Gulfstream Aerospace is adding spare-parts inventory valued at $4.5 million to its Luton, England, service center to support the growing fleet of Gulfstream business jets operating in Europe and the Middle East. The additional inventory will include spare parts for the Gulfstream G200, GIV, GV, G350, G450, G500 and G550.
Aviation International News » June 2006
Mayo Aviation, located on Englewood, Colo.’s Centennial Airport, offers both maintenance and a large Part 135 operation. “Having our own charter fleet gives us a unique perspective because it is also one of our customers. It makes us sensitive to turn-around time; it costs us real money when we don’t get an airplane done right the first time, on-time,” said Greg Laabs, general manager of maintenance.
“Obtaining ISO 9001:200 and AS9120 certification of our quality-management system was a critical part of meeting the demand for the highest level of quality control. It means so much to us to know that we are performing at the highest standards possible in meeting the requirements of the business jet community,” said CRS Jet Spares president Armando Leighton Jr.
“We’re trying to do a better job of getting the word out about Tracs scholarships for 2007. We had a number of the 2006 opportunities go unused for lack of applicants,” Mark Dietrich of NBAA’s Maintenance Committee told AIN. “The deadline for next year’s awards is January 15, 2007, so we’re giving plenty of notice.”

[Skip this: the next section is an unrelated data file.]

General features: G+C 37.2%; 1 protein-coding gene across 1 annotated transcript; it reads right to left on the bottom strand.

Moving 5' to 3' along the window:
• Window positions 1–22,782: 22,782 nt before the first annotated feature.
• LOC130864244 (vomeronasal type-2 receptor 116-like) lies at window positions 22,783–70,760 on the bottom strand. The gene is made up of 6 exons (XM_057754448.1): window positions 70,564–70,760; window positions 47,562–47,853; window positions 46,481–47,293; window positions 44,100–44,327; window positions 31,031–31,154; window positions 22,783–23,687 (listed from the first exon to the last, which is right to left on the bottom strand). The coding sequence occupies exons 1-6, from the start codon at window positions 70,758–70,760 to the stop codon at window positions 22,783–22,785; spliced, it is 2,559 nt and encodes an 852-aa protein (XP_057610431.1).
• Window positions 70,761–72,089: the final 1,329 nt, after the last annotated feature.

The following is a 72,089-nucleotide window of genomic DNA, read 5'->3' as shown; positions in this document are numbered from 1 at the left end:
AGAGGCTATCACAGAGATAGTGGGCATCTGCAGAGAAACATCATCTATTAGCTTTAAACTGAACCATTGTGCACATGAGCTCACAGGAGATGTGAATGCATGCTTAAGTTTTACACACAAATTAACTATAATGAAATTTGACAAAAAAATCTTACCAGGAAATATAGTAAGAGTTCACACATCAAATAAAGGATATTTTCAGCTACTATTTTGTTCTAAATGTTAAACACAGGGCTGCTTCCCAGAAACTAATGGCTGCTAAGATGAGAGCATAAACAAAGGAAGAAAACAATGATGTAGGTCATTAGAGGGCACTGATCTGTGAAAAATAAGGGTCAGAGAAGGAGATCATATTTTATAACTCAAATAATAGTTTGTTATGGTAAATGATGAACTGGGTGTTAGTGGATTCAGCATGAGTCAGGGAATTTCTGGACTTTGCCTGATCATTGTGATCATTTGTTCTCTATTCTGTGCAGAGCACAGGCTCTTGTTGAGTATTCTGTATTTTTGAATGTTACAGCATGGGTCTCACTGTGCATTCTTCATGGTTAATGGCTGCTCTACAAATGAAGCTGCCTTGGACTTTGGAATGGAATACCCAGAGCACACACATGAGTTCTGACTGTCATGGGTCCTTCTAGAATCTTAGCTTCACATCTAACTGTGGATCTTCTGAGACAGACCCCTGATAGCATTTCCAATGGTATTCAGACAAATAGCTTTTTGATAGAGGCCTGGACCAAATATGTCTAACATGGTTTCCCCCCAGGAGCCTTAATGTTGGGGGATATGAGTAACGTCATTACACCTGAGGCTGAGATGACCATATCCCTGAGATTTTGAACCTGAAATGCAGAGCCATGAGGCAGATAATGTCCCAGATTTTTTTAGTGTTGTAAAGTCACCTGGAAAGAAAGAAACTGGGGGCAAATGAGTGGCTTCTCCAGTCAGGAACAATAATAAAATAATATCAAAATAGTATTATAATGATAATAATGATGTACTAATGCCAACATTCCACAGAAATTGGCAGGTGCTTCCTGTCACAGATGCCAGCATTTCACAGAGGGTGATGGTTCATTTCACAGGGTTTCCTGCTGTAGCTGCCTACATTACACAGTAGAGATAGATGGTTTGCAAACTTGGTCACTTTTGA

Raisbeck Engineering has appointed Stevens Aviation of Greenville, S.C., an authorized installation center for the ZR Lite. Stevens, already a Bombardier Learjet authorized service center, has a long history of selling, installing and servicing Raisbeck Performance Systems.
Under the terms of an agreement with BLR Aerospace, Landmark Aviation has become an authorized dealer for the Everett, Wash.-based aerospace research and development firm. The arrangement allows five Landmark Aviation locations, previously designated as Raytheon authorized service centers, to install winglets designed, certified and manufactured by BLR for King Air 200s.
Manufacturers of Part 25 transport aircraft weighing more than 75,000 pounds, including business jet OEMs, will be required to develop operational limitations for all future designs, under a far-ranging proposal aimed at eliminating “widespread fatigue damage” (WFD) as aircraft age.
More than a few business aviation technicians have expressed frustration that NBAA doesn’t represent them and their interests, maintaining, instead, that the organization is primarily flight-crew oriented. The association’s maintenance committee is aggressively trying to change that perception, and the Maintenance Management Conference, held this year in Dallas, is one part of that effort.
A controversy is flaring at the French fireguard about the use of converted Bombardier Dash 8Q-400 turboprops as heavy waterbombers. Pilots deem the aircraft unsuited to their needs and insist that using it has negative implications for safety. The Ministry of the Interior, which ordered two of the aircraft in 2004, has just reached an agreement with the pilots.
The paperwork demands of a high-performance single- or twin-engine airplane or helicopter are enormous and can be a continuing headache for owners and operators. Aircraft owners Doug Stewart and Greg Ratliff are well aware of this workload and decided to design an Internet-based program that aggregates all the data for both pilot and airplane currency and maintenance into one online system.